The social network, with 60 million daily users, plans to begin selling sunglasses with a built-in camera for $129.99.
The latest Web 2.0 technologies deepen interactivity and provide more ways for consumers to shop together online.
Online retailing has always faced a significant conundrum: It can’t recreate the shopping experience of being in a real store. Seeking to overcome that hurdle, sporting gear and accessories retailer JanSport deployed in April the Fluid Social application from vendor Fluid Inc. that takes advantage of the popularity of Facebook to enable friends to exchange ideas as they shop online.
Once consumers have downloaded the JanSport application to their Facebook pages and registered, they can chat with each other while on JanSport product pages. Or, by clicking on a My Friends Like link they can see JanSport products their friends have posted on Facebook.
This new feature enables JanSport to tie that interaction more closely with the online shopping experience, says Courtney Blacker, director of brand marketing. “This social application allows us to have a one-to-one conversation with consumers which will build the brand as that emotional connection grows and spurs long-term sales growth and loyalty,” Blacker says.
Social and interactive
The JanSport application is an example of the next generation of Web 2.0. That term describes ways in which using the Internet has evolved beyond just clicking from one static page to another to a more interactive and dynamic experience.
Using Ajax to pop up more product detail and customer reviews was typical of the early days of Web 2.0. But today Web 2.0 technologies are becoming more sophisticated. Retailers already are deploying features that let a web site more closely approximate the way a human salesperson would help a consumer select a product, and that, like the JanSport example, enable consumers to shop together online.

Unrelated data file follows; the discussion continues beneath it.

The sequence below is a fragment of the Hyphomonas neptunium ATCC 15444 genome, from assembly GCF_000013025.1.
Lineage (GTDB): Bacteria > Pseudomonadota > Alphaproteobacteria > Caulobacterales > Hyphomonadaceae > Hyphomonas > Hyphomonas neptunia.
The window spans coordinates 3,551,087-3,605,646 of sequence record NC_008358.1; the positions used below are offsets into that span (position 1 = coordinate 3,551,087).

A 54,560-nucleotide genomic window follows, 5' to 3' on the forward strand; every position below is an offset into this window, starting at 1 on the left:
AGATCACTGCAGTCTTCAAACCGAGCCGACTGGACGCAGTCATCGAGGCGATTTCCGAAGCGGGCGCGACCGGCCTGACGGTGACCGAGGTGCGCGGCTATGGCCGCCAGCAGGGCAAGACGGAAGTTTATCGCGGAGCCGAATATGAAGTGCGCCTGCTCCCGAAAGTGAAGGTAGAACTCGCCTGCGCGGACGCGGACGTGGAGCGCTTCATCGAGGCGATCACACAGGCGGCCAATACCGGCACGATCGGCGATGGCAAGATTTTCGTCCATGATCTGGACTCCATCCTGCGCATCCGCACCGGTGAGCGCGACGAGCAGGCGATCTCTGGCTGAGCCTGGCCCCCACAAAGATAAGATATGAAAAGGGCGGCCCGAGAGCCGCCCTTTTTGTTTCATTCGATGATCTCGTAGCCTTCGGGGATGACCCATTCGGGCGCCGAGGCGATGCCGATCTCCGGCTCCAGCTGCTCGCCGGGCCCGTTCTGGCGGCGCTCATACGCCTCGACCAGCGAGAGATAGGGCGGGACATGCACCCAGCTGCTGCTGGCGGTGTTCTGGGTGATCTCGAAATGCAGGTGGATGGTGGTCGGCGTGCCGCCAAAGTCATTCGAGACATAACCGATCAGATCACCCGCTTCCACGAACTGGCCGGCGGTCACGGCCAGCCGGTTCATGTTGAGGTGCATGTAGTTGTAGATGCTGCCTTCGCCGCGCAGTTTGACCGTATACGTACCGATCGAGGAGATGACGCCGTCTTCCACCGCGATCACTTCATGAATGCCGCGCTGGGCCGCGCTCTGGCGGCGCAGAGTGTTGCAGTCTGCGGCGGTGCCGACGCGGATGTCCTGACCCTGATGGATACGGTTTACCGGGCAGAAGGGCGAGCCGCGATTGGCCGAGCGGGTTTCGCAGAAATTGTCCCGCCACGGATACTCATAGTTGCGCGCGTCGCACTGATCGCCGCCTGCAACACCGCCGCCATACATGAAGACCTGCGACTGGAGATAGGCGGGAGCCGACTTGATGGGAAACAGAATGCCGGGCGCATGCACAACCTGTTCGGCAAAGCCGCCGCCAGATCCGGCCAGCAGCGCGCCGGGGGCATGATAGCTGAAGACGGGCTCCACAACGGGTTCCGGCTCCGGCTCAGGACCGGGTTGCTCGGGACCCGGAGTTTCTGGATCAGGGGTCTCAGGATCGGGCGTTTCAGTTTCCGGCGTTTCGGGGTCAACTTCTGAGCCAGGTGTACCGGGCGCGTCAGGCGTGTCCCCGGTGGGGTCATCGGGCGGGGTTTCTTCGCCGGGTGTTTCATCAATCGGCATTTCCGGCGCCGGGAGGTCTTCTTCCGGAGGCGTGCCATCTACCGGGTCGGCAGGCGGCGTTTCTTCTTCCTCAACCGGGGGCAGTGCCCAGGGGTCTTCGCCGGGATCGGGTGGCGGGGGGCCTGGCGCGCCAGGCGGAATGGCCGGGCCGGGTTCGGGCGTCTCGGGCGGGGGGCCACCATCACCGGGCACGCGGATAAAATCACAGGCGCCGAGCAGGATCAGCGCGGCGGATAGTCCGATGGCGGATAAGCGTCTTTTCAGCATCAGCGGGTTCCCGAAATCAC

On the way are even more innovative technologies that will move online retailing still further away from static product presentations.
Shortcovers, the e-books division of Indigo Books & Music Inc., is an example of an online merchant making product presentation more dynamic by letting consumers quickly change the content of its home page to suit their tastes.
The home page displays several titles the retailer is currently featuring. But above those thumbnail images are tabs that let the site visitor see what was featured yesterday, last week and last month. Only the images and related text change-the page itself does not refresh.
Similarly, a consumer can choose to view the most popular titles, those with the best ratings or new additions. And they can choose to see books, chapters, articles, short stories and other types of content. Whatever they choose, that section of the page changes to display that content, without the home page itself refreshing.
“The more page refreshes a user has to go through, the higher probability you lose that customer. It’s purely about delivering a great experience that drives conversion,” says Michael Serbinis, executive vice president and chief information officer at Indigo Books & Music and head of Shortcovers, which boasts 10,000 registered users in more than 160 countries since its February launch. “If you can do that with fewer clicks and fewer screen refreshes, all the better.”